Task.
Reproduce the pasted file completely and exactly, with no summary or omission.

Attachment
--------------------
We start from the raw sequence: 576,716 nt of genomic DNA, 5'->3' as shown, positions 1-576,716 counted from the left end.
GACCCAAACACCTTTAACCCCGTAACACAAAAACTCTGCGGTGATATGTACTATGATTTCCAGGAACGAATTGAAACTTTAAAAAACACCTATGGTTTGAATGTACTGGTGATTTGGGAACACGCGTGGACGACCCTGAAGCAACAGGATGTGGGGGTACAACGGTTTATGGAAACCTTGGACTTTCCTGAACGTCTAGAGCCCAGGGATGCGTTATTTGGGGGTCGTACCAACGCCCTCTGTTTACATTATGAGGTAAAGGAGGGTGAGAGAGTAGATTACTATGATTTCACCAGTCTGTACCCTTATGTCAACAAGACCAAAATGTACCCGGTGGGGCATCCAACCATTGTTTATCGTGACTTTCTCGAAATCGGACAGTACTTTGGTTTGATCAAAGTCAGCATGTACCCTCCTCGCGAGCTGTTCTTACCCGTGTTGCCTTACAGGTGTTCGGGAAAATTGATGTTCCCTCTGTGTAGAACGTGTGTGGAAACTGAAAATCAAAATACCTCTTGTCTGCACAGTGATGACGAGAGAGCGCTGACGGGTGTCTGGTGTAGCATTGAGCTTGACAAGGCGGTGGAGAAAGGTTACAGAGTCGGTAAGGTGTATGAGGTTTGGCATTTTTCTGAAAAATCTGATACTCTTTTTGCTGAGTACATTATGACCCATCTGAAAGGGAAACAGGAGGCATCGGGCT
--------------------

We start from the raw sequence: 576,716 nt of genomic DNA, 5'->3' as shown, positions 1-576,716 counted from the left end.
GACCCAAACACCTTTAACCCCGTAACACAAAAACTCTGCGGTGATATGTACTATGATTTCCAGGAACGAATTGAAACTTTAAAAAACACCTATGGTTTGAATGTACTGGTGATTTGGGAACACGCGTGGACGACCCTGAAGCAACAGGATGTGGGGGTACAACGGTTTATGGAAACCTTGGACTTTCCTGAACGTCTAGAGCCCAGGGATGCGTTATTTGGGGGTCGTACCAACGCCCTCTGTTTACATTATGAGGTAAAGGAGGGTGAGAGAGTAGATTACTATGATTTCACCAGTCTGTACCCTTATGTCAACAAGACCAAAATGTACCCGGTGGGGCATCCAACCATTGTTTATCGTGACTTTCTCGAAATCGGACAGTACTTTGGTTTGATCAAAGTCAGCATGTACCCTCCTCGCGAGCTGTTCTTACCCGTGTTGCCTTACAGGTGTTCGGGAAAATTGATGTTCCCTCTGTGTAGAACGTGTGTGGAAACTGAAAATCAAAATACCTCTTGTCTGCACAGTGATGACGAGAGAGCGCTGACGGGTGTCTGGTGTAGCATTGAGCTTGACAAGGCGGTGGAGAAAGGTTACAGAGTCGGTAAGGTGTATGAGGTTTGGCATTTTTCTGAAAAATCTGATACTCTTTTTGCTGAGTACATTATGACCCATCTGAAAGGGAAACAGGAGGCATCGGGCT